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I am trying to use the example provided by @jewelsea at this gist and I'm stuck because I'm using FXML.

I have seen both of these posts: How to create a modal window in JavaFX 2.1 and this answer to JavaFX 2 modal window.

Where I'm stuck is in the code by jewelsea, where it says:

final WebView webView = new WebView(); 
webView.getEngine().load("http://docs.oracle.com/javafx/");
primaryStage.setScene(new Scene(webView));

Whereas, since I'm using FXML, I do this:

FXMLLoader fxmlLoader = new FXMLLoader(getClass().getResource("MyFXML.fxml"));
Scene scene = (Scene)fxmlLoader.load();
myController = fxmlLoader.getController();
primaryStage.setScene(scene);

Can you tell me how to modify my code (the 4 lines above), so it works with jewelsea's example?

Thanks!

share|improve this question
up vote 3 down vote accepted

The replacement code you are using via FXMLLoader rather than the WebView created scene sample code is fine, you don't need to modify it.

Your code will display the main scene for your primary stage based on an fxml document (for my sample I was using a WebView as my main scene, which you don't need, so you don't need any of the WebView related code from the gist).

What you need is some trigger in your controller at the time you want to display a dialog. As a simple example, you can setup an fxml for your main scene which just includes a button, and then supply an ActionHandler for the button in your controller (just like in the Introduction to FXML document).

Now, instead of just doing a println when the button is pressed as Introduction to FXML has, call the dialog.show() method like the gist did at the time of WebView document load. What should happen is that the dialog will now be displayed on top of your fxml generated scene.

You will notice that the dialog itself contains a Scene. If you wanted (and this is optional), you could define the scene contents using fxml. To do this, at the time of dialog construction, you set up a new fxml and new controller for the dialog contents and load the fxml created scene for the dialog into the dialog's stage. The code to do this is pretty much identical code to what you used to load the main scene's fxml into the primaryStage.

Try the above and see if it works for you. If you are still stuck I can probably create an fxml specific example of the gist along the lines of this answer.

Also note that the referenced gist was written a while ago, and there is a now a showAndWait method in JavaFX which facilitates blocking execution of code when making a dialog call and then allowing to process the result of the dialog without using some of the event handler mechanisms from the gist example. Strategies both with and without showAndWait are perfectly acceptable solutions though.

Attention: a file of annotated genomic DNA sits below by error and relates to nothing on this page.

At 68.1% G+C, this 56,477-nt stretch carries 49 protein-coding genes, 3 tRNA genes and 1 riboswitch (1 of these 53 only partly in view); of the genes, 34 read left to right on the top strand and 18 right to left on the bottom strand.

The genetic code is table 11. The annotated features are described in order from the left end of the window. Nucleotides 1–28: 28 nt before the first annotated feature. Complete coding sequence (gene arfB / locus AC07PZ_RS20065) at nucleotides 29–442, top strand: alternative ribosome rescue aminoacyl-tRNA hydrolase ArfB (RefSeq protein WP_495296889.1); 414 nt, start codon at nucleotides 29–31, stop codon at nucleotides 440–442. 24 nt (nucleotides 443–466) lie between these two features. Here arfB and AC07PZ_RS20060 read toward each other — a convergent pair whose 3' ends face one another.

share|improve this answer
    
Thanks again. I think I almost have it integrated, the only place where I'm still stuck is I'm not sure how best to pass a reference to the dialog variable into my controller, in order to then call dialog.showAndWait(); on it--in my handler in the controller manipulating my primaryStage scene, created via FXML. I even tried (unsuccessfully) to create a dummy <Scene fx:id="dialog" /> in the main scene FXML file I'm using (w/corresponding @FXML Stage dialog; declaration in controller). Any further advice? (The approach I'm using is not to use FXML w/dialog, just for my main scene.) – likethesky Sep 23 '12 at 23:38
    
I've looked around quite a bit, but can't find any tutorials that cover how to do 'regular' (non-FXML) JavaFX code after creating a main controller using FXML. I don't think this dialog deserves a whole separate FXML file, controller, etc. (it's just a warning, doing some actions, before proceeding with my main stage). So any help on how to get a reference to my dialog object? Thanks again. – likethesky Sep 24 '12 at 21:14
    
Here is a temporary link to a NetBeans Project which includes a sample of an fxml page launching a non-FXML based dialog. – jewelsea Sep 25 '12 at 11:40
    
Wow. Extensive. Thank you! Appreciate all your help. (I believe there's a copy/paste typo in getSide--from setSide, but looks great otherwise.) – likethesky Sep 25 '12 at 16:08

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